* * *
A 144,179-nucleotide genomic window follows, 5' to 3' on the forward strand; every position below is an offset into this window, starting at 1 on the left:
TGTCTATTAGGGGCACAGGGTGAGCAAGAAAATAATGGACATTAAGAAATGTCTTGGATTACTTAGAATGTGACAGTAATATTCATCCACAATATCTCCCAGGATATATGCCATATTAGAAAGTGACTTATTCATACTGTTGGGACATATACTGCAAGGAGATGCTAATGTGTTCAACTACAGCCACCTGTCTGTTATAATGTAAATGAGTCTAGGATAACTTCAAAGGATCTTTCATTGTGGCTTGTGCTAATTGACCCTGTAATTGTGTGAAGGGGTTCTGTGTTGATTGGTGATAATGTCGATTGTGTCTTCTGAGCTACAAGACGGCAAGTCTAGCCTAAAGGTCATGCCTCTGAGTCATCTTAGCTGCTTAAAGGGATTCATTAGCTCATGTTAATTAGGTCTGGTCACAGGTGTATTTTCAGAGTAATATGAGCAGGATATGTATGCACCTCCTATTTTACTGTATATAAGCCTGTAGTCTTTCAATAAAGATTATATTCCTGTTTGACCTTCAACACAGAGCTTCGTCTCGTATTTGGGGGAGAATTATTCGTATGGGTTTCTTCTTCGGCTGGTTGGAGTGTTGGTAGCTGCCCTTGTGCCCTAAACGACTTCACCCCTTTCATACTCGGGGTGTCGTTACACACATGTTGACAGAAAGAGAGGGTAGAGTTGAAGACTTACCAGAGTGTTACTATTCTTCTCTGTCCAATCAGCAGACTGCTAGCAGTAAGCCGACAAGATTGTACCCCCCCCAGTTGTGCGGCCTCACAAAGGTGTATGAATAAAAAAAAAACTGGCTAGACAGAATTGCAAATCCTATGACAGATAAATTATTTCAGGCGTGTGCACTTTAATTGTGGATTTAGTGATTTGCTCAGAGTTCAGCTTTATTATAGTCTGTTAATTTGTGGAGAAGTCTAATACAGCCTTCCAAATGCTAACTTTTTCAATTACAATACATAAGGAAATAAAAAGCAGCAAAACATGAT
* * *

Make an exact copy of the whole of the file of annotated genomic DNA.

A 144,179-nucleotide genomic window follows, 5' to 3' on the forward strand; every position below is an offset into this window, starting at 1 on the left:
TGTCTATTAGGGGCACAGGGTGAGCAAGAAAATAATGGACATTAAGAAATGTCTTGGATTACTTAGAATGTGACAGTAATATTCATCCACAATATCTCCCAGGATATATGCCATATTAGAAAGTGACTTATTCATACTGTTGGGACATATACTGCAAGGAGATGCTAATGTGTTCAACTACAGCCACCTGTCTGTTATAATGTAAATGAGTCTAGGATAACTTCAAAGGATCTTTCATTGTGGCTTGTGCTAATTGACCCTGTAATTGTGTGAAGGGGTTCTGTGTTGATTGGTGATAATGTCGATTGTGTCTTCTGAGCTACAAGACGGCAAGTCTAGCCTAAAGGTCATGCCTCTGAGTCATCTTAGCTGCTTAAAGGGATTCATTAGCTCATGTTAATTAGGTCTGGTCACAGGTGTATTTTCAGAGTAATATGAGCAGGATATGTATGCACCTCCTATTTTACTGTATATAAGCCTGTAGTCTTTCAATAAAGATTATATTCCTGTTTGACCTTCAACACAGAGCTTCGTCTCGTATTTGGGGGAGAATTATTCGTATGGGTTTCTTCTTCGGCTGGTTGGAGTGTTGGTAGCTGCCCTTGTGCCCTAAACGACTTCACCCCTTTCATACTCGGGGTGTCGTTACACACATGTTGACAGAAAGAGAGGGTAGAGTTGAAGACTTACCAGAGTGTTACTATTCTTCTCTGTCCAATCAGCAGACTGCTAGCAGTAAGCCGACAAGATTGTACCCCCCCCAGTTGTGCGGCCTCACAAAGGTGTATGAATAAAAAAAAAACTGGCTAGACAGAATTGCAAATCCTATGACAGATAAATTATTTCAGGCGTGTGCACTTTAATTGTGGATTTAGTGATTTGCTCAGAGTTCAGCTTTATTATAGTCTGTTAATTTGTGGAGAAGTCTAATACAGCCTTCCAAATGCTAACTTTTTCAATTACAATACATAAGGAAATAAAAAGCAGCAAAACATGAT